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Vital Periods of life: Woman with autism: preparing for and managing periods

Updated: Nov 24, 2022



Ever felt embarrassed about your period?

When talking about a woman's period, some underlying thoughts might be unnatural, embarrassing, dirty, or terrifying. Sure, getting your period is annoying, but it is a natural part of life and occurs for all fertile women, so why is it that you feel you’re not allowed to talk about it. Drawing from female stereotypes, “femininity” is associated with cleanliness and beauty, which directly opposes the characteristics of a period. People view menstruation with hostility, leading many women to internalize stereotypes and feel negatively around menstruation. The implications of this can mean fewer women receive the needed information surrounding periods and often have misconceptions that affect both mental and physical health. This is exacerbated for neurodiverse women with autism since limited research looks to explore experiences of neurodiverse women encountering menstruation, making it hard to know what to expect. Worryingly, what research that does exist suggests specific changes experienced for women with autism around menstruation and are likely not receiving the appropriate gynecological care. Consequently, talking about periods not only breaks down stereotypes, but can have great healthcare implications, especially for neurodiverse groups.


Neurodiverse females’ experiences with menstruation

If you have autism and suffer extreme discomfort during your period, you are not alone. Many women with autism tend to report more painful and heavy periods. One study observing residential homes found 92% of women surveyed with autism fulfilled criteria of severe PMS (premenstrual syndrome), compared to 11% for non-autistic women3. Much of current research, though scarce, suggests higher rates of PMS and PMDD occur for women with autism without known explanations. Additionally, for someone with autism, menstruation can be a time of greater stress as compared to neurotypical females. There are many sensory and procedural changes that come with menstruation, and many people report heightened autistic traits during their periods. This included heightened sensitivities to stimuli and reported difficulties regulating emotions and behavior with mood swings made harder to manage. The culmination of these difficulties can lead to greater anxiety around periods and can result in more or worse meltdowns and self-injurious behaviour in a select population. While no woman is identical with their experiences, periods in general are a large transition and should be talked about more so neurodiverse women are not caught off guard.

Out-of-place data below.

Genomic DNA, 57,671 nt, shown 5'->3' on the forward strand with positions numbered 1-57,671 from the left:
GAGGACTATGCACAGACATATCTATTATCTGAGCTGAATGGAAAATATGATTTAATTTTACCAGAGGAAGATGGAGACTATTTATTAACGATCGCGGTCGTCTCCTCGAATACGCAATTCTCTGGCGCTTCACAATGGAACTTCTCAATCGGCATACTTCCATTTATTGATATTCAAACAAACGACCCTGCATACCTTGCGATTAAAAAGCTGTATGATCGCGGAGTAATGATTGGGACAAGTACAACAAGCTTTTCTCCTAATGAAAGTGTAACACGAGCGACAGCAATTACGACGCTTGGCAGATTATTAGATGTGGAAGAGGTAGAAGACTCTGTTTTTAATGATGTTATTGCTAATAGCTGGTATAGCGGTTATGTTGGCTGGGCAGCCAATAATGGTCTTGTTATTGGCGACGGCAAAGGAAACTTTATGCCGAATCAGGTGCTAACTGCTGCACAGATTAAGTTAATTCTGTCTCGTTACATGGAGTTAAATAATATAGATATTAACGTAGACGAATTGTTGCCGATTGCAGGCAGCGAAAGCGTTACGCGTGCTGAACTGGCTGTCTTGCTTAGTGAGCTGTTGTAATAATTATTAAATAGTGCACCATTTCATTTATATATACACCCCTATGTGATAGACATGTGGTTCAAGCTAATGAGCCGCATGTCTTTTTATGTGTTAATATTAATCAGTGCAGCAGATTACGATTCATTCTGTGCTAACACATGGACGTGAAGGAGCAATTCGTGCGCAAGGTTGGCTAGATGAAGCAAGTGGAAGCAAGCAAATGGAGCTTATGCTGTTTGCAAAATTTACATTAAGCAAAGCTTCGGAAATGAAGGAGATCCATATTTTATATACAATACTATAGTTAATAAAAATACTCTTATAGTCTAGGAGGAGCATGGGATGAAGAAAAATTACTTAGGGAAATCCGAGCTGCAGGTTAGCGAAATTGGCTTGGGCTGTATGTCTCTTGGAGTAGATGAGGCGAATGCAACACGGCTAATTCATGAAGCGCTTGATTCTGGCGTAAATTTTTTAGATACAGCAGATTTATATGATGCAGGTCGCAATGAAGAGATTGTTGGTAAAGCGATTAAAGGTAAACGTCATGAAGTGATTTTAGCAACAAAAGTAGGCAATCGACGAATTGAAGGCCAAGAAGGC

Methods to managing periods


Possible solutions


Mild-moderate pain

  • Anti-inflammatory pain medications like acetaminophen and naproxen. Consult with a doctor if mixing with other medications.

  • Aerobic exercise9

  • Heating pads on abdomen or lower back, or warm baths.

Do not take medications on an empty stomach, it can make you feel sick. Take pain medications in advance of period.

Severe pain

  • Consult a doctor about stronger treatments: birth control, SSRIs (Selective Serotnin Reuptake Inhibitors- mood stabilizer meds), menopausal surgery... Benefits and risks exist for every treatment, take time with the doctor to consider each carefully.

Don’t always assume bad period pain is normal. It can be a sign of medical conditions like endometriosis.


  • Understand why you get mood swings, research the biology behind it.

  • Exercise

  • Supplements: increased calcium and vitamin B6 have been seen to improve mood and PMS symptoms10. Consult with a doctor.

Personal advice: treat yourself to what you like and not what you don’t.


  • Try different sanitary products if one is uncomfortable, including pads and tampons, menstrual cups, period discs and underwear.

  • If possible, limit exposure to stimuli you are sensitive to.

Experiment to find what works best for you. If nothing works, consult a doctor to for stronger treatments against period symptoms.


  • Research the female-specific biology and the menstrual cycle to understand bodily changes.

  • Track period and make plans on how to deal with your period

  • Learning/practicing what to do in advance of menses is helpful, like how to use and dispose of sanitary items.

Knowing what to expect and why reduces anxiety. If the anxiety is overbearing, consider consulting a psychological professional.


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